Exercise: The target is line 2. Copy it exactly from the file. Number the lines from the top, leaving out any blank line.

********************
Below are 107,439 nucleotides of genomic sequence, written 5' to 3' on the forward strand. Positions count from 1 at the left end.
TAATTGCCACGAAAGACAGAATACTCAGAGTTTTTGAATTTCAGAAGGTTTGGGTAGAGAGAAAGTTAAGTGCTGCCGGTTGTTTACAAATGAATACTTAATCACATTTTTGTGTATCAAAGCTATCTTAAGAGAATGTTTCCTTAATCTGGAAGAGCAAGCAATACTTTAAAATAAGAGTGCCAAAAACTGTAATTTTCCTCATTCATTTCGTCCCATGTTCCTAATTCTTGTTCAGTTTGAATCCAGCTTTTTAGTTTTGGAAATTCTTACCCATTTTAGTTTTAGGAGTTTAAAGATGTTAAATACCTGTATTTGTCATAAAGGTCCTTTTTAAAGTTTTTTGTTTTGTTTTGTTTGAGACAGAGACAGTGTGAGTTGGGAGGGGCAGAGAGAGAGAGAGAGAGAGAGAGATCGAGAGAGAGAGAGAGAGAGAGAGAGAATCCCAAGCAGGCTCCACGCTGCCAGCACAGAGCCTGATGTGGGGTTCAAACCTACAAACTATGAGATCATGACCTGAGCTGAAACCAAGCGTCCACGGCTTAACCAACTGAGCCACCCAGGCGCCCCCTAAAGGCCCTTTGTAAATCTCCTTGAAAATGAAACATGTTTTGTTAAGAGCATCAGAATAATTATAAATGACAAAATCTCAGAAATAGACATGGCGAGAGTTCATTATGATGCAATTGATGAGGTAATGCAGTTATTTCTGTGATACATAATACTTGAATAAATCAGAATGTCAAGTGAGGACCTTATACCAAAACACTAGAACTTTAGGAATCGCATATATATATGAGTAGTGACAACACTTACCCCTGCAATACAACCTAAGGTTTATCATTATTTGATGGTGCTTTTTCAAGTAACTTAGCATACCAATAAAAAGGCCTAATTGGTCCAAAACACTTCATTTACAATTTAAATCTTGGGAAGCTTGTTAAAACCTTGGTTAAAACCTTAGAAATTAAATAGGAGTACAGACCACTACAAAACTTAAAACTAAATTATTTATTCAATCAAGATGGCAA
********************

TAATTGCCACGAAAGACAGAATACTCAGAGTTTTTGAATTTCAGAAGGTTTGGGTAGAGAGAAAGTTAAGTGCTGCCGGTTGTTTACAAATGAATACTTAATCACATTTTTGTGTATCAAAGCTATCTTAAGAGAATGTTTCCTTAATCTGGAAGAGCAAGCAATACTTTAAAATAAGAGTGCCAAAAACTGTAATTTTCCTCATTCATTTCGTCCCATGTTCCTAATTCTTGTTCAGTTTGAATCCAGCTTTTTAGTTTTGGAAATTCTTACCCATTTTAGTTTTAGGAGTTTAAAGATGTTAAATACCTGTATTTGTCATAAAGGTCCTTTTTAAAGTTTTTTGTTTTGTTTTGTTTGAGACAGAGACAGTGTGAGTTGGGAGGGGCAGAGAGAGAGAGAGAGAGAGAGAGATCGAGAGAGAGAGAGAGAGAGAGAGAGAATCCCAAGCAGGCTCCACGCTGCCAGCACAGAGCCTGATGTGGGGTTCAAACCTACAAACTATGAGATCATGACCTGAGCTGAAACCAAGCGTCCACGGCTTAACCAACTGAGCCACCCAGGCGCCCCCTAAAGGCCCTTTGTAAATCTCCTTGAAAATGAAACATGTTTTGTTAAGAGCATCAGAATAATTATAAATGACAAAATCTCAGAAATAGACATGGCGAGAGTTCATTATGATGCAATTGATGAGGTAATGCAGTTATTTCTGTGATACATAATACTTGAATAAATCAGAATGTCAAGTGAGGACCTTATACCAAAACACTAGAACTTTAGGAATCGCATATATATATGAGTAGTGACAACACTTACCCCTGCAATACAACCTAAGGTTTATCATTATTTGATGGTGCTTTTTCAAGTAACTTAGCATACCAATAAAAAGGCCTAATTGGTCCAAAACACTTCATTTACAATTTAAATCTTGGGAAGCTTGTTAAAACCTTGGTTAAAACCTTAGAAATTAAATAGGAGTACAGACCACTACAAAACTTAAAACTAAATTATTTATTCAATCAAGATGGCAA